Glassdoor: Toyota hasn’t traditionally been known as a company that has had a plethora of women executives or on the board of directors, however, that has changed in the last decade. What was the impetus for this shift?
Terri Von Lehmden: Many people may not know that it was a woman who inspired our founder Sakichi Toyoda to start our company more than a century ago. His mother was a weaver, and he noticed how difficult it was for her to bend over her manual loom all day. He wanted to make her life and the lives of the other weavers better, so he invented an automated loom. Because of her, we began as a loom company, and over time we evolved into an automotive company, and today once again, we’re transforming —this time to become a mobility company. But yet throughout our history, one thing has remained constant, The Toyota Way, which has two pillars: Respect for People and Continuous Improvement — that’s respect for all and development for all. Empowering team members to bring their diverse perspectives to the table is part of our DNA — it fosters respect, inspires collaboration and cultivates innovation. Our leaders – both in North America and at TMC in Japan – know that we can’t achieve our mobility vision and make the world a better place without everyone at the table, particularly in leadership roles.
Glassdoor: Women now hold about 5% of CEO positions in America’s 500 biggest companies, and the number of women executives isn’t rising as fast as some want. Why isn’t the message getting through to Boards of Directors or executive hiring teams that women can lead successfully?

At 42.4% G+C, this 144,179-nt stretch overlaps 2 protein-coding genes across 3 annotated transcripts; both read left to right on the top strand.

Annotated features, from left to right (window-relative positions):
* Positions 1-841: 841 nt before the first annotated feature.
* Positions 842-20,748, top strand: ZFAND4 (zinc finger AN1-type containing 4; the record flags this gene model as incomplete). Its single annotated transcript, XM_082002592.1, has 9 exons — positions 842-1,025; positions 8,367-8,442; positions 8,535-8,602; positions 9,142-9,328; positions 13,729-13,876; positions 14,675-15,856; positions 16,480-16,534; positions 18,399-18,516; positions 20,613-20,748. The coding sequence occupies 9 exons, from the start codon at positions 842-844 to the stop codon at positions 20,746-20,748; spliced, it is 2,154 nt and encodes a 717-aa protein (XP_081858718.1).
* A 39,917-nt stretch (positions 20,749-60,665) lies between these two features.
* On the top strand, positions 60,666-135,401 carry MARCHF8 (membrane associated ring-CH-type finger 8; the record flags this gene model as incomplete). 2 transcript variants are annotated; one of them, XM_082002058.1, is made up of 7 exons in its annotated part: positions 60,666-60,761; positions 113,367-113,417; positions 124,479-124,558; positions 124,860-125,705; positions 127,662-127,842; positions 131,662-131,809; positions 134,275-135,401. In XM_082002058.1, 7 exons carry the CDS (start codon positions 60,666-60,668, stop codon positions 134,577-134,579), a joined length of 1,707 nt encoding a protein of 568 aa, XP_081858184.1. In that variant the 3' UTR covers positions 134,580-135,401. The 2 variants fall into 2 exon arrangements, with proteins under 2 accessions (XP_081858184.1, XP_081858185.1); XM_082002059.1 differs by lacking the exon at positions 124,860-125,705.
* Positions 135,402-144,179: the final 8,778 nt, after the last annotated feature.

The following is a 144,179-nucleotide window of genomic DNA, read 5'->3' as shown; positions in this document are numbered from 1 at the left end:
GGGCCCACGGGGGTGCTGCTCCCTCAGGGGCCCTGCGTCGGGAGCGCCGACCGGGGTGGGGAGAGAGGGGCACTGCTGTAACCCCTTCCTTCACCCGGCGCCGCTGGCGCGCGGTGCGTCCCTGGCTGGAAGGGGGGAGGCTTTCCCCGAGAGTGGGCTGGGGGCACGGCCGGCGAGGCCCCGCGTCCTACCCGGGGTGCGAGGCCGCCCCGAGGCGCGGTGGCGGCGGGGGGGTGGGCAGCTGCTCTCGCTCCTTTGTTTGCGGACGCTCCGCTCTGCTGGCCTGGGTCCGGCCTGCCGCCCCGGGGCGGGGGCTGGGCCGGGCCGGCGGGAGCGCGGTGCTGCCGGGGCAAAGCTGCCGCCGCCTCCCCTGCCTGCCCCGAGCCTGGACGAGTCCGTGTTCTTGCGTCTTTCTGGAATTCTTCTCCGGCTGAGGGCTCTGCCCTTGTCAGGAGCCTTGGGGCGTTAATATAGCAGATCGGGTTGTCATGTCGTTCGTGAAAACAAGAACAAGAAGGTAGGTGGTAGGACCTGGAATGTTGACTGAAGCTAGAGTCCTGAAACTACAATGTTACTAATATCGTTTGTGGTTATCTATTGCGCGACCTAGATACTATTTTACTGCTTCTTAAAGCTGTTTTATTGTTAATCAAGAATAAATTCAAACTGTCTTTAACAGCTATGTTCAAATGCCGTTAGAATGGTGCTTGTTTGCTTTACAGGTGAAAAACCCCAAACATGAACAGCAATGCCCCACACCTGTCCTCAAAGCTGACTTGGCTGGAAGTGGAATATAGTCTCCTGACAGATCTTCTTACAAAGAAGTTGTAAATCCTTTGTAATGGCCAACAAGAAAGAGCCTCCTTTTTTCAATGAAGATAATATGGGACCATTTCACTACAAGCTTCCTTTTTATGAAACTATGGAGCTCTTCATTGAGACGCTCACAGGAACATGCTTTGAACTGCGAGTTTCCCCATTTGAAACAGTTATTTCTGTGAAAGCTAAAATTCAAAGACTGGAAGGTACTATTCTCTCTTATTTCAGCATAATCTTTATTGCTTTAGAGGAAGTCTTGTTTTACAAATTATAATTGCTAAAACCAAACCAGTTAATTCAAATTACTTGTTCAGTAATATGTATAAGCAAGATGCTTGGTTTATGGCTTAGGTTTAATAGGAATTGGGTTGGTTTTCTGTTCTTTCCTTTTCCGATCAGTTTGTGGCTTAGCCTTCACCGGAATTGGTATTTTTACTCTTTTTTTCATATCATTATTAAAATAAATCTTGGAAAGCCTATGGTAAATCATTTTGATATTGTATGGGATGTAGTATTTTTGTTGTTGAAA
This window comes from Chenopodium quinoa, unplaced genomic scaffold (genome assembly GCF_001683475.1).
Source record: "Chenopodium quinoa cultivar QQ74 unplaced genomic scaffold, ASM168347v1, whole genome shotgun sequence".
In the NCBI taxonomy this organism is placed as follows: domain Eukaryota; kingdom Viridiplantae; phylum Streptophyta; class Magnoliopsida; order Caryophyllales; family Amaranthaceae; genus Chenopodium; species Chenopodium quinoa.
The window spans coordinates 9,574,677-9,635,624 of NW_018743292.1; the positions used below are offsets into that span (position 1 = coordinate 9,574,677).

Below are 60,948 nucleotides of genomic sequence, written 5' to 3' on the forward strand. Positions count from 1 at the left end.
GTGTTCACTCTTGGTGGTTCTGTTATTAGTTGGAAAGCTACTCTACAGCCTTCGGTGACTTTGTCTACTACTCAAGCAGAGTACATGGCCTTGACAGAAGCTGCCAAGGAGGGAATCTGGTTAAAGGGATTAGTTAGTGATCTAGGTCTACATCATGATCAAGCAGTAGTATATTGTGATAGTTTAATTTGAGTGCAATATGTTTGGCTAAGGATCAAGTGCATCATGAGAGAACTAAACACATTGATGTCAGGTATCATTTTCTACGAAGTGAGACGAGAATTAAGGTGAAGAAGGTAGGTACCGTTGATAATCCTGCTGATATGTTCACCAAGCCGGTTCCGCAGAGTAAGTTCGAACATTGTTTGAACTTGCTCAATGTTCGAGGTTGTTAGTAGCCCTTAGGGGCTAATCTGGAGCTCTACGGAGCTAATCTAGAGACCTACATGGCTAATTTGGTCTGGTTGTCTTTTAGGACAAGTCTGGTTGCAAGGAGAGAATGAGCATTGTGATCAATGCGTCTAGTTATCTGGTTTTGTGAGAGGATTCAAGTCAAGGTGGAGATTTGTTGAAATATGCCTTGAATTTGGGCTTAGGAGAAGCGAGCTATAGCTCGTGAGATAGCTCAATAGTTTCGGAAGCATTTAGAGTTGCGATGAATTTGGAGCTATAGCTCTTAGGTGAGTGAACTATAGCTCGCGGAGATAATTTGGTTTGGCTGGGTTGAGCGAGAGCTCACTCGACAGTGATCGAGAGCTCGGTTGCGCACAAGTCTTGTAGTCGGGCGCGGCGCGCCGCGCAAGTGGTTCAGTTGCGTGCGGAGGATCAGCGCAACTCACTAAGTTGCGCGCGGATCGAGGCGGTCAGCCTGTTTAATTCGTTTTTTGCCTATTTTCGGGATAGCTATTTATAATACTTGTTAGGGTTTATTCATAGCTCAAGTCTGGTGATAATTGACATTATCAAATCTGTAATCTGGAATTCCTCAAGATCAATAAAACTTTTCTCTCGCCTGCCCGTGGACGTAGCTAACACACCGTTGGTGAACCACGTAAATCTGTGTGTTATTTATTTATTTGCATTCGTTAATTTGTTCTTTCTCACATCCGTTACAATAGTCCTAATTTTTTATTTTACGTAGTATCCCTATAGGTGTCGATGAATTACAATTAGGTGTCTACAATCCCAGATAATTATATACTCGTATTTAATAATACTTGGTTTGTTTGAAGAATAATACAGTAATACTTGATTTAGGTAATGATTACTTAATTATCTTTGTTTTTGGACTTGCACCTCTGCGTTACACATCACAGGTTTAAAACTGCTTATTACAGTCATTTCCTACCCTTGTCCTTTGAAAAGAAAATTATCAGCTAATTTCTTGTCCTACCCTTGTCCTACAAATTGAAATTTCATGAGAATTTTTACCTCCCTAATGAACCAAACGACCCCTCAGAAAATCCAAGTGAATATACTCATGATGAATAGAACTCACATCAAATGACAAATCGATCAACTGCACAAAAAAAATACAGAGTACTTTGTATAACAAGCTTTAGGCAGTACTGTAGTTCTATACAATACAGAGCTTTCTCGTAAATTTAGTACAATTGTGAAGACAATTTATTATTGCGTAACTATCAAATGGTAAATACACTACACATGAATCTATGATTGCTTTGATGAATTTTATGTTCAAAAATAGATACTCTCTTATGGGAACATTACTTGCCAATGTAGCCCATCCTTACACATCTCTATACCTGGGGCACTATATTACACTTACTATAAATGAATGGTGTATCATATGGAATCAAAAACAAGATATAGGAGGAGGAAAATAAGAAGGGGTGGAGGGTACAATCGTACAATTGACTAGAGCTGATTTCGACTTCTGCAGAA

Terri Von Lehmden: I believe that women are the largest underserved market in business. Women control 65% of all personal wealth in the U.S. and make or influence 85% of all consumer purchasing decisions. And of course, study after study proves that the more diverse a company’s leadership is, the greater the ROI. The bottom line is that it’s good for business and for society to have your workforce be representative of the marketplace, and while I can’t speak for other companies, I can tell you that Toyota understands this and is committed to making it a reality.
Toyota is a place for dreamers that do. —Terri Von Lehmden
Glassdoor: What are the barriers to gender equality in leadership positions that you still see in your industry?
Terri Von Lehmden: Our industry, like so many others, always has room for improvement when it comes to work-life integration and continuing to be very intentional about things like sponsorship, which we know is critical to diversifying our leadership ranks. With that said, I think one of our biggest challenges as an industry is simply getting more young women to consider a career in automotive or STEM fields in the first place. Some of that involves tackling misconceptions they may have about the breadth and scope of career opportunities that are available, but it’s also as simple as telling our own stories. It’s important for women to see other women thriving in our industry. The reality is that the more women we have throughout every level of our workforce, the greater the likelihood of having more women in leadership positions.